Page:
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Without these lipid shells, there would be no mRNA vaccines for Covid-19

August 12, 2021

Fragile mRNA molecules used in COVID-19 vaccines can’t get into cells on their own. They owe their success to lipid nanoparticles that took decades to refine

A lipid nanoparticle (LNP) containing messenger RNA (mRNA) enters a cell through an endosome (right). When the LNP is inside the acidic endosome (middle), the ionizable lipids become positively charged and help release the LNP and mRNA into the cell’s cytoplasm. Once free, the mRNA is translated by ribosomes to make proteins (left).

Messenger RNA (mRNA) is having a moment. This year, hundreds of millions of people will receive shots of the Pfizer-BioNTech or Moderna vaccines for COVID-19. The crucial ingredient in each injection is mRNA, short-lived strands of genetic material that prompt our cells to start making SARS-CoV-2 proteins, which in turn help our immune systems develop antibodies that prevent future infections. Thanks to decades of scientific perseverance, billions of dollars of investment in the technology, and previous work on coronaviruses, the vaccine makers were able to design their vaccines and prove their safety and efficacy in under a year.

Related: Everything we know about the COVID-19 coronavirus

The success of these COVID-19 vaccines is remarkable and was far from guaranteed. mRNA is incredibly delicate. Enzymes in the environment and in our bodies are quick to chop mRNA into pieces, making lab experiments difficult and the delivery of mRNA to our cells daunting. On top of that, mRNA strands are large and negatively charged and can’t simply waltz across the protective lipid membranes of cells. Many scientists thought the technology would never work.

“There were many, many skeptics,” says Frank DeRosa, who began working with mRNA in 2008 and is now chief technology officer at Translate Bio, a firm developing mRNA vaccines with Sanofi. “People used to say that if you looked at it wrong it would fall apart.”

Luckily, scientists found a solution. To protect the fragile molecule as it sneaks into cells, they turned to a delivery technology with origins older than the idea of mRNA therapy itself: tiny balls of fat called lipid nanoparticles, or LNPs.

LNPs used in the COVID-19 vaccines contain just four ingredients: ionizable lipids whose positive charges bind to the negatively charged backbone of mRNA, pegylated lipids that help stabilize the particle, and phospholipids and cholesterol molecules that contribute to the particle’s structure. Thousands of these four components encapsulate mRNA, shield it from destructive enzymes, and shuttle it into cells, where the mRNA is unloaded and used to make proteins. Although the concept seems simple, perfecting it was far from straightforward.It is a tremendous vindication for everyone working in controlled drug delivery.Robert Langer, chemical engineer, Massachusetts Institute of Technology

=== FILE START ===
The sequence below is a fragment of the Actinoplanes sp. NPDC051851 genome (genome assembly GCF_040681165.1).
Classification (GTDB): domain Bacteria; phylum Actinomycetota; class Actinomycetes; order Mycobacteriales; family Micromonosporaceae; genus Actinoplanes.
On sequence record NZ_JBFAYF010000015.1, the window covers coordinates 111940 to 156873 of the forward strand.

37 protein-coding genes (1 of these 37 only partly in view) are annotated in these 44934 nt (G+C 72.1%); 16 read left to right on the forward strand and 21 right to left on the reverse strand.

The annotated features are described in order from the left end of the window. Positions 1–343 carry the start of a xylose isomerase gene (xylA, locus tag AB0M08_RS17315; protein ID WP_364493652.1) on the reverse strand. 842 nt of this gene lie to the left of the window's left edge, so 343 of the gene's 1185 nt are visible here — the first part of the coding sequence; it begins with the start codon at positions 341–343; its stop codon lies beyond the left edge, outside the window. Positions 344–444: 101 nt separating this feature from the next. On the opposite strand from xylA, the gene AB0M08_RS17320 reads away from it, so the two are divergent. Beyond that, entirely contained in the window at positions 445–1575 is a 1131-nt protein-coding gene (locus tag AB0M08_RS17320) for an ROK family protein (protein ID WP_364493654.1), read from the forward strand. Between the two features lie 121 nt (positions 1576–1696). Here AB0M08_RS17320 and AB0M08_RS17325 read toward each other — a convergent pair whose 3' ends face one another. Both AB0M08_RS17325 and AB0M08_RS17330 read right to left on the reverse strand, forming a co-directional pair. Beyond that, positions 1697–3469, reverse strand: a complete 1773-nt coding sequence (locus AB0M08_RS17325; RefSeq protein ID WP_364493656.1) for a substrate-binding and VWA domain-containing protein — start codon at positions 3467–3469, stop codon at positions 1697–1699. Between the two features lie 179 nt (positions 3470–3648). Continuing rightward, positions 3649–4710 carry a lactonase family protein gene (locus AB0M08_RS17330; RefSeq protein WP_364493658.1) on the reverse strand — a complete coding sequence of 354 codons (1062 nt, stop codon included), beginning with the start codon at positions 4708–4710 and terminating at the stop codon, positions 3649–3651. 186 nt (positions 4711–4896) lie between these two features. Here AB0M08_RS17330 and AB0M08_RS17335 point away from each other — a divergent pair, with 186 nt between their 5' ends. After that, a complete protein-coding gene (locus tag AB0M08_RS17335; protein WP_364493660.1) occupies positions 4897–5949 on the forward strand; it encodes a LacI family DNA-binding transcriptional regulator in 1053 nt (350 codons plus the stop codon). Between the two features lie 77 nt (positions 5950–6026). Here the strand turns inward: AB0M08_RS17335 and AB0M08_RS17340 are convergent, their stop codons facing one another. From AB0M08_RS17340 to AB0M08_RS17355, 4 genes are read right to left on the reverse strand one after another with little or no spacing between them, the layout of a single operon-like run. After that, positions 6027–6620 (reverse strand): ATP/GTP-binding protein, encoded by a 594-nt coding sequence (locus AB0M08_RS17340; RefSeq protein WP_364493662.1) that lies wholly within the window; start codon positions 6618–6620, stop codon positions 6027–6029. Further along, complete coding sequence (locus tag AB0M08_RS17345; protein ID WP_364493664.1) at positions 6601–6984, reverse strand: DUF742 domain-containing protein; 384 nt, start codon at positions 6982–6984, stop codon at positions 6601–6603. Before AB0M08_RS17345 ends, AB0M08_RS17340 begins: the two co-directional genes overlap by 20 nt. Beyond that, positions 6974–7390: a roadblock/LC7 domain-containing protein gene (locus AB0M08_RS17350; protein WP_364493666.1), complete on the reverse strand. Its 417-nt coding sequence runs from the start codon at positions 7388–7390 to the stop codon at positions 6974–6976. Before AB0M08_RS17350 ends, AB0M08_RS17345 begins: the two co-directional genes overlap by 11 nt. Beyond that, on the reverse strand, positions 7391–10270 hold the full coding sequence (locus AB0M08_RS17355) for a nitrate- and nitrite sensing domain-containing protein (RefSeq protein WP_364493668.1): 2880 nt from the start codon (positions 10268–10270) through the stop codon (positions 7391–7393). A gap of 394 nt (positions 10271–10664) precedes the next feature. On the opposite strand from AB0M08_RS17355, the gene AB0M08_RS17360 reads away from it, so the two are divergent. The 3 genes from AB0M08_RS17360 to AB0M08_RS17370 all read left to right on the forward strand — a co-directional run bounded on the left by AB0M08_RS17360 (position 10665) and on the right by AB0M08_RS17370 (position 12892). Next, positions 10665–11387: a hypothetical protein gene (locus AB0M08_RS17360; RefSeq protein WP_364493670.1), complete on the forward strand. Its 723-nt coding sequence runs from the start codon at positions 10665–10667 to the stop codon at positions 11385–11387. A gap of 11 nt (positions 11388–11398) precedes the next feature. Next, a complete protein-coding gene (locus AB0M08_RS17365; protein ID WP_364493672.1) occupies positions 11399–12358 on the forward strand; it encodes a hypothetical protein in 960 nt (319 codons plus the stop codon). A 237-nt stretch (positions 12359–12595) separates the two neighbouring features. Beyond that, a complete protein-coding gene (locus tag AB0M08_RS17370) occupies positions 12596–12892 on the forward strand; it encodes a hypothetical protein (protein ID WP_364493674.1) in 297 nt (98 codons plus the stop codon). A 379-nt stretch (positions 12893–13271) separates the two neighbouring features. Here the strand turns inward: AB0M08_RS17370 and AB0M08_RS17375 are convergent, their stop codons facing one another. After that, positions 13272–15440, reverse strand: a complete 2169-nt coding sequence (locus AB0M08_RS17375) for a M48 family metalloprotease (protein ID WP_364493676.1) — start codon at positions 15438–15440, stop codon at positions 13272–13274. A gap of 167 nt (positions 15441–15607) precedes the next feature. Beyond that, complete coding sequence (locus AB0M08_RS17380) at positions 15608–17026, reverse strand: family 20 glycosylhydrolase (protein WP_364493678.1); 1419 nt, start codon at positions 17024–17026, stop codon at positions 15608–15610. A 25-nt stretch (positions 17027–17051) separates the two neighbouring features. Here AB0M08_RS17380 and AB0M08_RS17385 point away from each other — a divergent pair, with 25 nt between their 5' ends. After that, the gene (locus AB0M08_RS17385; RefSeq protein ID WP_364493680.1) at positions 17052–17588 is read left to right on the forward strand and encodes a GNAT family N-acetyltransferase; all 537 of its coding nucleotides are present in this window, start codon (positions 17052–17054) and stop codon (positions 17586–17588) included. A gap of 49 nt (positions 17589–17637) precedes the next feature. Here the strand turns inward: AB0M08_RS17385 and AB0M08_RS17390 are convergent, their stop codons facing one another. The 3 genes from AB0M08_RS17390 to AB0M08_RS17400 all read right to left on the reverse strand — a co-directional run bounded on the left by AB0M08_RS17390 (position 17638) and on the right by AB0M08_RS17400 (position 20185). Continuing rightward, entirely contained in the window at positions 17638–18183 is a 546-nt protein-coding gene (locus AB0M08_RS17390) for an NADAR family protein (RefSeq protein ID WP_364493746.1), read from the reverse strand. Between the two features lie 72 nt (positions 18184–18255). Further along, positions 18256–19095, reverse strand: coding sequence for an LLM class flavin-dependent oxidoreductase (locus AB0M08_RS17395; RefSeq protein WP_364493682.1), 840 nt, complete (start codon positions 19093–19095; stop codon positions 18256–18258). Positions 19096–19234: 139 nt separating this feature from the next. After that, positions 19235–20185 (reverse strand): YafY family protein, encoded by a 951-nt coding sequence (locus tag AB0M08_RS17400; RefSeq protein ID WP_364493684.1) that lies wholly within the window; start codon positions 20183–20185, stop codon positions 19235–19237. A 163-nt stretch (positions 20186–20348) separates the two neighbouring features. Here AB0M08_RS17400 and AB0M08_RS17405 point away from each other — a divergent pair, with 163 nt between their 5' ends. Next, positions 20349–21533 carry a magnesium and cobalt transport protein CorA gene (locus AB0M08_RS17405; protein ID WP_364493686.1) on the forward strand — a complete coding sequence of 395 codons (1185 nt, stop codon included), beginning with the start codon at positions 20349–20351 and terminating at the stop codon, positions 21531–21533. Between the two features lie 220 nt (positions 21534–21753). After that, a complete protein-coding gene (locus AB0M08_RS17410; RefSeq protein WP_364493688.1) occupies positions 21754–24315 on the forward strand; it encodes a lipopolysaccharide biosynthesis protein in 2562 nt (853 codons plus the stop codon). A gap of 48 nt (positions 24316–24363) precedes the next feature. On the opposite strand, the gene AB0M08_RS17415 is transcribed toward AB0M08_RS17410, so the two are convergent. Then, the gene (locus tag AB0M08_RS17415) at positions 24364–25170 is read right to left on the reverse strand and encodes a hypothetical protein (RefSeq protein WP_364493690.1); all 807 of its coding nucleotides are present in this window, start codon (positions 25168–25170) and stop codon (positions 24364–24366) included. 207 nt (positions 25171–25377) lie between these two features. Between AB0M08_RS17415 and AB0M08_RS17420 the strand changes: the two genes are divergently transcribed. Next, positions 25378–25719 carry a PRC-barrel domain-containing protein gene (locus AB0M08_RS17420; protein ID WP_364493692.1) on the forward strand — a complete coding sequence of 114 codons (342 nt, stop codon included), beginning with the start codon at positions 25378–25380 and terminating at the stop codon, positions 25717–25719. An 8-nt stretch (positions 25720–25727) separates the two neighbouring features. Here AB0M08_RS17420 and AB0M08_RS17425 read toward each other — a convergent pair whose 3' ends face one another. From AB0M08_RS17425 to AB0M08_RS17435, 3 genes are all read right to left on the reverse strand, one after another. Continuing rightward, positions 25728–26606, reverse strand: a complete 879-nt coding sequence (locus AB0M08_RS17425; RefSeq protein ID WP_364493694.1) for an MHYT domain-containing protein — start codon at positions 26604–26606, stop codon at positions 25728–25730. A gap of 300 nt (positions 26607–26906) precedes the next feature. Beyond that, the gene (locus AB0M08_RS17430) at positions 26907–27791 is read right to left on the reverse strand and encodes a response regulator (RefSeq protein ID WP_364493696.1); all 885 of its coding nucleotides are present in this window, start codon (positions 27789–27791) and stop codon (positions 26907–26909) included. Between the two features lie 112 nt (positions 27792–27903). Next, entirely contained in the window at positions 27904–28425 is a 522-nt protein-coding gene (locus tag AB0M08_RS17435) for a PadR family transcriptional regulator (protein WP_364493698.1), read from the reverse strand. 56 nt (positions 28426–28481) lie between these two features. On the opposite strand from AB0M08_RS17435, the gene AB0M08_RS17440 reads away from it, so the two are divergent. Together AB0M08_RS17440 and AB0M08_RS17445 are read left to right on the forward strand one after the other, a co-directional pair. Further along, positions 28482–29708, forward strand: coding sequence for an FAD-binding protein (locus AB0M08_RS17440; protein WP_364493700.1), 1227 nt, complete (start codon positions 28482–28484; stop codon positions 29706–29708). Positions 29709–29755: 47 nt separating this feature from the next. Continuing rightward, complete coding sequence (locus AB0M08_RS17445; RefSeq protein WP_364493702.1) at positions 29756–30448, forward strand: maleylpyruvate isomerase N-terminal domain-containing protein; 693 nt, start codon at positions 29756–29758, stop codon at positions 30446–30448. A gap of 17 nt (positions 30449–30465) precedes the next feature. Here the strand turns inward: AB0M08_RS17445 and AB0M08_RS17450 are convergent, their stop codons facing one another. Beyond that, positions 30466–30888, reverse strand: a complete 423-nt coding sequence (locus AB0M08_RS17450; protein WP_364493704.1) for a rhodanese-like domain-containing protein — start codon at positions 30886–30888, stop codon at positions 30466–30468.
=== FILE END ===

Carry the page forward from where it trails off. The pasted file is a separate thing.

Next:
Over more than 3 decades, promising lipids studied in the lab often failed to live up to their potential when tested in animals or humans. Positively charged lipids are inherently toxic, and companies struggled for years before landing on formulations that were safe and effective. When injected intravenously, the particles invariably accumulated in the liver, and delivery to other organs is still an obstacle. Reliably manufacturing consistent LNPs was another challenge, and producing the raw materials needed to make the particles is a limiting factor in the production of COVID-19 vaccines today.

LNP development has been a headache, but without this packaging, mRNA vaccines would be nothing. “It is the unsung hero of the whole thing,” says Giuseppe Ciaramella, who was head of infectious diseases at Moderna from 2014 to 2018.

The vaccines, appropriately celebrated as a first for mRNA technology, are also a milestone for the nanoparticle field. Although the first drug based on an LNP was approved by the US Food and Drug Administration for a rare genetic disease in 2018, the two authorized mRNA vaccines for COVID-19 present a far bigger opportunity for the nanoparticles than even the field’s founders can imagine. “It is a tremendous vindication for everyone working in controlled drug delivery,” says Robert Langer, a chemical engineer at the Massachusetts Institute of Technology.

“LNPs will be going into millions of arms over the course of this year,” says University of British Columbia nanoparticle scientist Pieter Cullis. “What was a fringe field back in the 1980s has turned into something that is mainstream now.”